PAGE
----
3. dave

    Those look great — I’d love to see a recipe for the beef version too.

  4. stanley

    I love jamaican patties… definitely need to try the vegetarian style! :{

  5. Ai Lu

    Brilliant! Reminds me of Argentine empanadas, Brazilian pasteis, Chinese dumpling, Indian samosa…is there a culture in the world that doesn’t fill dough with savory goodness? Thanks for creating this recipe and sharing it with us. I hope to try it soon.
    Ai Lu

  6. Hannah Mae

    I went to the parade too! Completely by accident, visiting from out of state and oblivious to local events, I came out of the Crown Heights subway station right in the middle of everything. Awesome.

    Any chance you have an interest in making Trinidadian doubles (and then teaching the rest of us how to do it)? I had em for the first time last week, and now I’m back home in California pining away for lack of them….

  7. Angela

    My boyfriend and I just made these for his family and they turned out great. We doubled the amount of filling but found we had to quadruple the amount of pastry in order to make 11 patties.

  8. Silvie

    Am I missing something? The quick calculator in my head says these are only about a third of the published total price.

    I’m guessing these are about 2″ x 3″ x 1″ or so in size?

    Technically the Worcestershire being made with anchovies makes these not vegetarian but Vegetable Patties. I’m just going to use Tamari sauce instead. They look and sound yummy and remind me of the summer I spent with a Guyanese family which is when my idea of food blossomed just in time to coincide with the internet and blogging.

    When I do finally visit NYC I think I’ve finally decided the date will coincide with this festival. Thanks for reminding me of a great time in my life and sharing this fun recipe.

  9. Lila

    How, how HOW did you make your pastry so perfect? mine was much thicker and totally crumbly 🙁

  10. Ray

    I’ve never given this a try, but I think it’s about time I do.

  11. […] I won’t be holding a potluck myself this Labor Day. The campaign happens to fall on the annual West Indian American Pride parade, which makes traveling in my neighborhood in Brooklyn a little challenging, though fun. (Last year, I was so tempted to dig into all that spicy street food that I forged my own take on vegetarian Jamaican patties.) […]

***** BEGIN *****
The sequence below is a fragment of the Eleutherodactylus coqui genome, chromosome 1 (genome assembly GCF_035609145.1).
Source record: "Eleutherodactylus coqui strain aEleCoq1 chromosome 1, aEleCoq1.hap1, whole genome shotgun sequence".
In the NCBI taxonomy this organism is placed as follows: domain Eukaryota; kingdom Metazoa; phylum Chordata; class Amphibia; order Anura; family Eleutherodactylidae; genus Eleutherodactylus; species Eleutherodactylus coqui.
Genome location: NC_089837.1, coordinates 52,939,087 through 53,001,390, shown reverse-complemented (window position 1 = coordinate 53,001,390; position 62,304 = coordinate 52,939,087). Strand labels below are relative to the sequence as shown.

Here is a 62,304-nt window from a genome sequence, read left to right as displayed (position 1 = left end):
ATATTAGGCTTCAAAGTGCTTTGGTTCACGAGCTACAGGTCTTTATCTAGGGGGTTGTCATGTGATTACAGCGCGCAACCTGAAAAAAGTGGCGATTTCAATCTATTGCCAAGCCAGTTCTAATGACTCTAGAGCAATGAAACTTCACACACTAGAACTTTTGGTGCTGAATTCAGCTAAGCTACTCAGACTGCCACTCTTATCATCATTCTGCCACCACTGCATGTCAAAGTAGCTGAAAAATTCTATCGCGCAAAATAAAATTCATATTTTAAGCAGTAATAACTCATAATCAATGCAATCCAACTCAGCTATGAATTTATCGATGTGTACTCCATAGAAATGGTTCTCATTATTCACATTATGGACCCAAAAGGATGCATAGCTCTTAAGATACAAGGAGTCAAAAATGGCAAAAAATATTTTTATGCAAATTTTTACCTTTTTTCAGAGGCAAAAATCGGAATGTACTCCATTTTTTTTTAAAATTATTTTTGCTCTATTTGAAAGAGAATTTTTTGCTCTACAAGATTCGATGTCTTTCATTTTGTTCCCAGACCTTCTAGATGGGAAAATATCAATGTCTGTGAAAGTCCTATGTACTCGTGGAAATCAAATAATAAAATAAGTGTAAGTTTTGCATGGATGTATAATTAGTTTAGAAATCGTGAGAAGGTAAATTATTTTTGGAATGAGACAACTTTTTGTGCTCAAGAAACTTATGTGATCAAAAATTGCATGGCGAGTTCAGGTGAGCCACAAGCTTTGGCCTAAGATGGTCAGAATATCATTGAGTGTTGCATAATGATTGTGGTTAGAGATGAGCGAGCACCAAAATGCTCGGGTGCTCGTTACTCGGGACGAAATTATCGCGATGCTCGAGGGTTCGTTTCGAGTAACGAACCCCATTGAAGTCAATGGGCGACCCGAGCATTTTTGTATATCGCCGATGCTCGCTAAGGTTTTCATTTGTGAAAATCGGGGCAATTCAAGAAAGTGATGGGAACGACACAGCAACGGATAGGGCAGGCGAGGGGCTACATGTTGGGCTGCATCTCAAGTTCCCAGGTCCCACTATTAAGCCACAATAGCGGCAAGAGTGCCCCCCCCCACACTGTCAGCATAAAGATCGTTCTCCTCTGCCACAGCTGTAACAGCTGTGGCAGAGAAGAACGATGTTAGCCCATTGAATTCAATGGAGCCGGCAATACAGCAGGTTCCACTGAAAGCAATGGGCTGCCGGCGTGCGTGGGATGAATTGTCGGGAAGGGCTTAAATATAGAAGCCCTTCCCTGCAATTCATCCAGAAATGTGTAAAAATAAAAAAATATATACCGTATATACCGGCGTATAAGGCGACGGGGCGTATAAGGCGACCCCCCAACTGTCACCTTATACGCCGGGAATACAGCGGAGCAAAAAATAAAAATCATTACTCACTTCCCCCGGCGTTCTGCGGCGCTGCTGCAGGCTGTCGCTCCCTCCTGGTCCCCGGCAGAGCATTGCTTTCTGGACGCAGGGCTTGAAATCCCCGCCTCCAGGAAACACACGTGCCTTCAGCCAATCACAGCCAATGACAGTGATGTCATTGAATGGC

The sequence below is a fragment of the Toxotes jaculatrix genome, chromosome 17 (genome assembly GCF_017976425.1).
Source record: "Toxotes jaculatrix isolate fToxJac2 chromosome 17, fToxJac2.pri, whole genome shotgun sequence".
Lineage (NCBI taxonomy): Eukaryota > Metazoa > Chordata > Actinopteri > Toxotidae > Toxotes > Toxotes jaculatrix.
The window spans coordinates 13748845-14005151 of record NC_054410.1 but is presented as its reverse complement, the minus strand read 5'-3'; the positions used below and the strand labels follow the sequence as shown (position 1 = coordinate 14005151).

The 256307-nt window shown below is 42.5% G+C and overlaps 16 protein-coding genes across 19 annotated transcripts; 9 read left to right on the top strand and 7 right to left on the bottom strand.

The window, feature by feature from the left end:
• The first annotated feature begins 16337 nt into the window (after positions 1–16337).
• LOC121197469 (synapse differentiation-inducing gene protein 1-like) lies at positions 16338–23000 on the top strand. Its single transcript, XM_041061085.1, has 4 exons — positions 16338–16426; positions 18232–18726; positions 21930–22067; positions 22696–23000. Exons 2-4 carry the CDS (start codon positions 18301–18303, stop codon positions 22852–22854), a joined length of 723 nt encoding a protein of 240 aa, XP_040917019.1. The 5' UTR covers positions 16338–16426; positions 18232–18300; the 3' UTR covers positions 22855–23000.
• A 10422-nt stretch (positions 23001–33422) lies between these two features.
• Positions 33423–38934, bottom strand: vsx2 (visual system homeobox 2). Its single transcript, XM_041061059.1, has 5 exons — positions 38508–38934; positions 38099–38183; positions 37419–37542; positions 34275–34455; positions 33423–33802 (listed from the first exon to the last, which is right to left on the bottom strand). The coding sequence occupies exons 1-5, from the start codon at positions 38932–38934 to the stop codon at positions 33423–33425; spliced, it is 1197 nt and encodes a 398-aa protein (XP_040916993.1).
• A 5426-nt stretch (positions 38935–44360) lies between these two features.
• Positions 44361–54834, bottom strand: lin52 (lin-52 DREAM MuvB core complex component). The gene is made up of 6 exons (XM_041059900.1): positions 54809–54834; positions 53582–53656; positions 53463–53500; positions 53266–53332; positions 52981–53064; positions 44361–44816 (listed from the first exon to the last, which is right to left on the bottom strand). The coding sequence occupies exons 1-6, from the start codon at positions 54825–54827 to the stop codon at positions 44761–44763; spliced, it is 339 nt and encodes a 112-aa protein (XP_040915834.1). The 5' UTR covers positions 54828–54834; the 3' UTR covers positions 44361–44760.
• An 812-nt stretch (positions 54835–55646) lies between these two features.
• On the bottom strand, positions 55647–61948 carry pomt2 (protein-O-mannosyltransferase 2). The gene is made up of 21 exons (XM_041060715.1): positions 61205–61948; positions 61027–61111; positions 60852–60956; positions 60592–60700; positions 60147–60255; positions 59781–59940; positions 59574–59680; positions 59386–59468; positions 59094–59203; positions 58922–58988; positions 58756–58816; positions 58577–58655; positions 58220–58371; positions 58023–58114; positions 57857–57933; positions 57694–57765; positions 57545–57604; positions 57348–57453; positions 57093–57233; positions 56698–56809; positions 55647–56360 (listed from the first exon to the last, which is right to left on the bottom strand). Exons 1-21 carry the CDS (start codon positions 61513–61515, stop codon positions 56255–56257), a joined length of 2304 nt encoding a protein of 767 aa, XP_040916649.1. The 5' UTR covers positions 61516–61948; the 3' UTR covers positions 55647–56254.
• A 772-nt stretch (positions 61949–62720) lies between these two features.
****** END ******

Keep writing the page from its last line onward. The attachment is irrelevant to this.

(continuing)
12. Becky

    We eat our Jamaican patties with coco bread around here, in Brooklyn. I’m surprised no one mentioned the coco bread. They soft sweet bread balances out the spicy patty.

  13. Bryce Juarez

    I posted your article to my myspace profile.

  14. […] Foodies) Tropical Fusion Baked Beans (Coconut & Lime) Vegan Snacks (Working Class Foodies) Vegetarian Jamaican Patties (Not Eating Out in New York) White Bean Salad with Peas, Leeks and Walnuts (30 Bucks a Week) Wild […]

  15. Coconut

    If you are Indian, or have any real appreciation of Indian cuisine, this is not the place for you. We ordered kababs, chicken curry, saag paneer, and naans. The kabas were alright, but the chicken curry and saag paneer were barely edible. The saag paneer in particular had no taste, was floating in oil, and no flavor whatsoever. We didn’t eat more than a bite of it, and the rest went in the garbage. What a waste! Overall, our experience was terrible, and we will not be visiting again.

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  17. Ian Ranghel-Smerdon

    Wow…those look really nice. I am sure they would be nicer than shop brought patties


  18. Caribbean food shop

    Those look great, Carib food has such a wide appeal. I could see a lot of vegetarians really liking those.

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  22. Renee Gallant

    I just made 4 dozen of these for a big party. Unfortunately they are very bland and tasteless 🙁 I served them with chutney and spicy sauces which helped but on their own there were very disappointing. Won’t ever make them again.

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    If you want a to miss out the anchovies in the sauce in the U.K. A sauce which is similar flavor is Hendersons, made in Sheffield and available on the net. It has no animal products and tastes great.

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  27. Hussain

    I posted your article to my myspace profile.Those look great — I’d love to see a recipe for the beef version too,

  28. healthonx

    I love american patties… definitely need to try the vegetarian style! :

  29. money

    These patties look like a good substitute for not being able to eat at the

  30. Jack